A 30-second promotional clip for today’s episode of “Dr. Phil” is disturbing, beyond question. It shows Shelley Duvall, from “The Shining,” “Popeye,” “Nashville” and other well-known films talking to the fake doctor about her mental illness.The syndicated advice show’s promo shows Duvall, almost unrecognizable, talking about how her “Popeye” co-star, the late Robin Williams, is alive and “shape-shifting.” She says she is being threatened by Robin Hood’s Sheriff of Nottingham, and that a “whirring disc” is inside her.
The ad ends with Duvall, 67, telling Phil McGraw, “I’m very sick. I need help.”
She certainly sounded like it, and looked like it too.
Now Dr. Phil is being criticized for exploiting a vulnerable mentally ill woman for her audience drawing powers. The daughter of Stanley Kubrick, who directed Duvall in her most famous role as Jack Nicholson’s terrorized wife in “The Shining,” is leading the charge. Vivian Kubrick called for a boycott of the popular daytime program, tweeting, “You are putting Shelley Duvall ‘on show’ while she is suffering from a pitiable state of ill health. Unquestionably, this is purely a form of lurid and exploitative entertainment — it’s appallingly cruel.”
Your Ethics Alarms Ethics Quiz of the Day:
Is it unethical for “Dr. Phil” to feature Shelley Duvall this way?
Abigail and Brittany Hensel: Who’s exploiting who?
Circus and carnival sideshows were banned by law and ordinance over half a century ago. Silly me: I remember hearing about that as a child and assuming that it represented human progress, that civilized Americans had decided that it was degrading to both the “human oddities” displaying themselves to gawking onlookers and the gawking onlookers themselves, and that we were better than that. The ethical attitude toward people with deformities, strange maladies and unusual physical characteristics was compassion, acceptance, kindness, and treatment as equals, not voyeuristic ogling. It made sense at the time.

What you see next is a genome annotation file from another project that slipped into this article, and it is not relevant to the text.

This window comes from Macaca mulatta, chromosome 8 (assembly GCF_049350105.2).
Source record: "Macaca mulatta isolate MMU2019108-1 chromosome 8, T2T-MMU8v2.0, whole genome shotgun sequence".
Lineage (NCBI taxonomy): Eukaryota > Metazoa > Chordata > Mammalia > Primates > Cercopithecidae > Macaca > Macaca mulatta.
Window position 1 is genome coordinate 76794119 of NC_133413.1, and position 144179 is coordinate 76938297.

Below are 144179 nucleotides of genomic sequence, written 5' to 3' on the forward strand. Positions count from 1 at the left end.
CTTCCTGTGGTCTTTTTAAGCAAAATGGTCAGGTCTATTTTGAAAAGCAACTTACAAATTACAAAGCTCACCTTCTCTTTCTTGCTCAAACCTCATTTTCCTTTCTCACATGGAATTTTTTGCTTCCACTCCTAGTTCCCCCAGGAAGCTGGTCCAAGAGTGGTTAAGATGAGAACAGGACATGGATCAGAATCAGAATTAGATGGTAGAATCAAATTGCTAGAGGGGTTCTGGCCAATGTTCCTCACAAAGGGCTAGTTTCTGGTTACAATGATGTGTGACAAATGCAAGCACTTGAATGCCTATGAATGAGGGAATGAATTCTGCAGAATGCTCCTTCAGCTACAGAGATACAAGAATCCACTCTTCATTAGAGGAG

Of course, as a child I had yet to experience the full oppression of political correctness. The sideshows were banned because the people who had no interest in them felt that they could dictate conduct to the people who did, and that it was also somehow virtuous to forbid the human exhibits from making a living—for their own good, of course. It is certainly time to repeal those bans, which were of dubious constitutionality anyway, since the freak shows that were deemed unhealthy and degrading on the carnival circuit are now openly thriving on television, making more money and being seen by more Americans than P.T. Barnum could have imagined in his wildest dreams. The original question remains, however: Are they ethical? Continue reading
Reader John Owens supplies perspective and expertise on carnivals and local fairs in his Comment of the Day regarding the post “Ethics Quiz: The Peculiar Ethics of Carnival Games.” Here it is: Continue reading
The AARP website has a post about rigged carnival games, a topic that I have always found intriguing from an ethics perspective. The games…The Basketball Shoot, The Balloon Dart Throw, The Ring Toss, The Milk Bottle Pyramid, The Duck Pond and the rest…are rigged, and I can’t remember a time when I didn’t know they were rigged. It didn’t stop me from playing the silly things. A carnival is a state of mind, a flashback to the days of P.T. Barnum and flim-flam artists. An ethical carnival? Isn’t that an oxymoron? We eat terrible food, pay to go on disappointing rides, listen to barkers who we know are lying through their teeth, and play games that are scams in order to win cheesy prizes worth a fraction of what we paid out to win them and that we wouldn’t dream of buying outside a carnival anyway. That’s the carnival experience. It’s all unethical, and we consent to it.
Or is this just a rationalization? Is capitulation the proper ethical course, or should we carefully regulate carnival games, make sure all of the food is cholesterol-lite and sugar-free, and force the barkers to issue disclaimers and warnings like the recitations in TV drug commercials?
That’s your Ethics Alarms Ethics Quiz for the day, my friends:
Do traditional unethical practices become ethical in the culture of a carnival and similar environments, where the public voluntarily participates in and consents to its own victimization?
With cotton candy dancing in my head, corn dogs singing their siren song and images of the Wild Man of Borneo howling in my fevered brain, I have to confess that my inclination is to say, “Yes.”